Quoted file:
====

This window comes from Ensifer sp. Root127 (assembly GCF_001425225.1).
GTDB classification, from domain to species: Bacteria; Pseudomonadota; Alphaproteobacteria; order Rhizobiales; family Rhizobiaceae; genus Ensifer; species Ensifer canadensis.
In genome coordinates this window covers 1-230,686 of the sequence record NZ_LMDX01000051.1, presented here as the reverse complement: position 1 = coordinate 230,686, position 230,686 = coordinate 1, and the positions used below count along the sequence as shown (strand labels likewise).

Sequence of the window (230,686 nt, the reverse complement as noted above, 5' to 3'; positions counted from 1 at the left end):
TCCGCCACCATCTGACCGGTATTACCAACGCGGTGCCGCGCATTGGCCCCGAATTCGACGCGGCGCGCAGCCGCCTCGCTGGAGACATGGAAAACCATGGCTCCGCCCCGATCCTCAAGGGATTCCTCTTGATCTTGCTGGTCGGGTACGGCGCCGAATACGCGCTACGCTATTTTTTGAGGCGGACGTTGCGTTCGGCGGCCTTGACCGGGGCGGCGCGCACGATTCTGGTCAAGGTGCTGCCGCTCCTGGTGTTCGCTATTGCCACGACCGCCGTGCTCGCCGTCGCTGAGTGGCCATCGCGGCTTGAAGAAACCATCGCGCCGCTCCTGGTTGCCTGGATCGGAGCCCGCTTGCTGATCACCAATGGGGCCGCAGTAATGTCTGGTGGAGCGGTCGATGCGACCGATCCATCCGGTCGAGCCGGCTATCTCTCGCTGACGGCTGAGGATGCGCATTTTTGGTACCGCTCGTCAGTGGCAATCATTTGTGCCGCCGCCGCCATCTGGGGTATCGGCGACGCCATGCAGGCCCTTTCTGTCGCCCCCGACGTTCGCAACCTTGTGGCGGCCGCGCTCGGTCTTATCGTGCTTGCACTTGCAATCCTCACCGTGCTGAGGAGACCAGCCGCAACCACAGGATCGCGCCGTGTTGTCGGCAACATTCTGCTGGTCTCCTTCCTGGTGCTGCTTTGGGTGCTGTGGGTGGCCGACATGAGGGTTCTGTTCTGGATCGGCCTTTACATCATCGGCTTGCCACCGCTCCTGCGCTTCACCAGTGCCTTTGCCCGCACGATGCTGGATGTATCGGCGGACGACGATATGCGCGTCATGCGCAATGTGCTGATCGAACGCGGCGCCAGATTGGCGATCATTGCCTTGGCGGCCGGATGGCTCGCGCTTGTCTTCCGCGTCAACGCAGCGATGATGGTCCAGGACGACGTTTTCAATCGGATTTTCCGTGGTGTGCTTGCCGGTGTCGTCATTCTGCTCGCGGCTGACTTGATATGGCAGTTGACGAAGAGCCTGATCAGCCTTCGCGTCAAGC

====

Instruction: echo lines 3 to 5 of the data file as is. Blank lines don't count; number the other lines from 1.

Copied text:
In genome coordinates this window covers 1-230,686 of the sequence record NZ_LMDX01000051.1, presented here as the reverse complement: position 1 = coordinate 230,686, position 230,686 = coordinate 1, and the positions used below count along the sequence as shown (strand labels likewise).

Sequence of the window (230,686 nt, the reverse complement as noted above, 5' to 3'; positions counted from 1 at the left end):
TCCGCCACCATCTGACCGGTATTACCAACGCGGTGCCGCGCATTGGCCCCGAATTCGACGCGGCGCGCAGCCGCCTCGCTGGAGACATGGAAAACCATGGCTCCGCCCCGATCCTCAAGGGATTCCTCTTGATCTTGCTGGTCGGGTACGGCGCCGAATACGCGCTACGCTATTTTTTGAGGCGGACGTTGCGTTCGGCGGCCTTGACCGGGGCGGCGCGCACGATTCTGGTCAAGGTGCTGCCGCTCCTGGTGTTCGCTATTGCCACGACCGCCGTGCTCGCCGTCGCTGAGTGGCCATCGCGGCTTGAAGAAACCATCGCGCCGCTCCTGGTTGCCTGGATCGGAGCCCGCTTGCTGATCACCAATGGGGCCGCAGTAATGTCTGGTGGAGCGGTCGATGCGACCGATCCATCCGGTCGAGCCGGCTATCTCTCGCTGACGGCTGAGGATGCGCATTTTTGGTACCGCTCGTCAGTGGCAATCATTTGTGCCGCCGCCGCCATCTGGGGTATCGGCGACGCCATGCAGGCCCTTTCTGTCGCCCCCGACGTTCGCAACCTTGTGGCGGCCGCGCTCGGTCTTATCGTGCTTGCACTTGCAATCCTCACCGTGCTGAGGAGACCAGCCGCAACCACAGGATCGCGCCGTGTTGTCGGCAACATTCTGCTGGTCTCCTTCCTGGTGCTGCTTTGGGTGCTGTGGGTGGCCGACATGAGGGTTCTGTTCTGGATCGGCCTTTACATCATCGGCTTGCCACCGCTCCTGCGCTTCACCAGTGCCTTTGCCCGCACGATGCTGGATGTATCGGCGGACGACGATATGCGCGTCATGCGCAATGTGCTGATCGAACGCGGCGCCAGATTGGCGATCATTGCCTTGGCGGCCGGATGGCTCGCGCTTGTCTTCCGCGTCAACGCAGCGATGATGGTCCAGGACGACGTTTTCAATCGGATTTTCCGTGGTGTGCTTGCCGGTGTCGTCATTCTGCTCGCGGCTGACTTGATATGGCAGTTGACGAAGAGCCTGATCAGCCTTCGCGTCAAGC